Winner of an Obie Award.
Doctor Royer-Collard, head of Charenton Asylum, is visited by Renee Pelagie, wife of the asylum's most notorious inmate, the Marquis de Sade. Furious that her husband's sadomasochistic pornography has tarnished her reputation, she offers the Doctor any amount of money, if only her husband can be kept from writing. After confiscating the Marquis' quills and paper, the Abbe de Coulmier is surprised to find lascivious new stories circulating in public. The source? A lusty young seamstress named Madeleine has been smuggling material out of the asylum. Immediately, the Abbe bars the girl from seeing the Marquis, but ever resourceful, the Marquis pens his stories on his bedclothes in wine, blood and worse. Driven to a fury, the Abbe strips bare the Marquis and his cell, leaving nothing but stone and straw. Undaunted, the Marquis devises a fantastic plan to whisper his stories from lunatic to lunatic, until Madeleine can pen them down—but the last lunatic, in whose cell Madeleine crouches, mutilates and kills the girl in response to the Marquis' grisly tale. A riot ensues, nearly destroying the asylum, and as the second act unfolds, the Abbe is driven to increasingly desperate acts to silence the Marquis: the removal of his hands, feet, genitals and eventually his beheading. Wracked by guilt, the once humane but now murderous and sexually deviant Abbe is committed to his own asylum where he finds himself crying out for a paper and pen with which to record his own newly arisen perversions. In the last scene, the boxes containing the body parts of the Marquis tremble with pleasure. One hand snakes loose from its box…and begins to write.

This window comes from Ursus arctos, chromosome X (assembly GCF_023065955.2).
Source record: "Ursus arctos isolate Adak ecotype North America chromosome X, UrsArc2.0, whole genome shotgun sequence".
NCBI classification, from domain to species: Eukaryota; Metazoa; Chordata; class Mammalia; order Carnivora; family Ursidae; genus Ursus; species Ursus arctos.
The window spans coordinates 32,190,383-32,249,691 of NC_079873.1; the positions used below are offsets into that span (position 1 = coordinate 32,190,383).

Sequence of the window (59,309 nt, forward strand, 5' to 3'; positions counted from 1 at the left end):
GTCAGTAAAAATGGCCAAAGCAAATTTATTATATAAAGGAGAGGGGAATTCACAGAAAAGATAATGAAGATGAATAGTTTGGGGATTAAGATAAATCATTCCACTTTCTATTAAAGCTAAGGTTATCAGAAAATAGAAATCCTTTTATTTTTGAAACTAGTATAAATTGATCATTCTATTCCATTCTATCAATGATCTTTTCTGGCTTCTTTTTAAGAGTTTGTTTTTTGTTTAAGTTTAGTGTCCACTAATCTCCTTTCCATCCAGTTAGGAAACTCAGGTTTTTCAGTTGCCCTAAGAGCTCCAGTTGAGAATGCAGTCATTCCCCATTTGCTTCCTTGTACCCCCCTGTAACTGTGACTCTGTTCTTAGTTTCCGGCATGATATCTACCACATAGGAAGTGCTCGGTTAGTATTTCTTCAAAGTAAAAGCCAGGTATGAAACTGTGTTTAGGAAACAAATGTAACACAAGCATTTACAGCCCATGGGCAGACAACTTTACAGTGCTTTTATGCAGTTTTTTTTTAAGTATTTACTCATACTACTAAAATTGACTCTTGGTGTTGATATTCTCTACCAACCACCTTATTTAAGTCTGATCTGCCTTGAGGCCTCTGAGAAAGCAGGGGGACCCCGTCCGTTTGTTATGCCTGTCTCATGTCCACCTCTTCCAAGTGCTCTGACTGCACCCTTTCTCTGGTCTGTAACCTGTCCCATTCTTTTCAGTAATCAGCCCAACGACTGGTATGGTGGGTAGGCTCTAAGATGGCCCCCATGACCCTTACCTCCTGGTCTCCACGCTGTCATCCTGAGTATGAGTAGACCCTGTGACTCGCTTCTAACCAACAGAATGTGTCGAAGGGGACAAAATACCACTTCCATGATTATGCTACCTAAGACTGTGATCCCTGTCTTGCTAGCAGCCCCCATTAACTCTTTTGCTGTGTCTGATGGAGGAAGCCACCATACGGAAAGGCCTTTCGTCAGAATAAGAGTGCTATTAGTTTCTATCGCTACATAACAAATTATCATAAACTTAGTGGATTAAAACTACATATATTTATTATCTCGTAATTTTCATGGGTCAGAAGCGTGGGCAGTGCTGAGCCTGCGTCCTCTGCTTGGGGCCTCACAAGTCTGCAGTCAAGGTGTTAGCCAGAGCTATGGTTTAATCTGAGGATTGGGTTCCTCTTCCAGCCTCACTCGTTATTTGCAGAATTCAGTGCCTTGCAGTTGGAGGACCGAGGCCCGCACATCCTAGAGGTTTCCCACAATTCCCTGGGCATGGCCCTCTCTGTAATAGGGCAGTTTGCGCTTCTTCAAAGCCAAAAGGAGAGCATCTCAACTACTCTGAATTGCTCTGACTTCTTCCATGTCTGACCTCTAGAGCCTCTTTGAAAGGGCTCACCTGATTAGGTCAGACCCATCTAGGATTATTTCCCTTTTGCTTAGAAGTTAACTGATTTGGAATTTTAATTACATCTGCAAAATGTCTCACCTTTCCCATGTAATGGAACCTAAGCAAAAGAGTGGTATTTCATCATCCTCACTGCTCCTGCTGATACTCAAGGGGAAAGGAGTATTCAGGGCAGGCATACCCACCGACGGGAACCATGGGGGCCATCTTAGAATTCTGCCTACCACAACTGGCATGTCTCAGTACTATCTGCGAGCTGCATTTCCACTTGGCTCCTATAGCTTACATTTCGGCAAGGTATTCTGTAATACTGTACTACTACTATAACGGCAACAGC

Winner of an Obie Award. "…Doug Wright's raffish new comedy, part theater of the ridiculous, part comedy of manners and part Grand Guignol, successfully blends intentional archness, grotesque exaggeration and bold humor to create a theatrical experience of real wit." —NY Times. "Exuberant theater-making…gory, depraved, revolting and—uh-oh—sentimental. On top of all that, the play has something to say about censorship and what happens when you try to suppress art…Smirky, gross-out fun with a purpose. It's an amazing show." —Variety. "Cunningly structured and gorgeously written, with every phrase turned to a high, gleaming polish. Quills is a superb piece of writing." —Village Voice.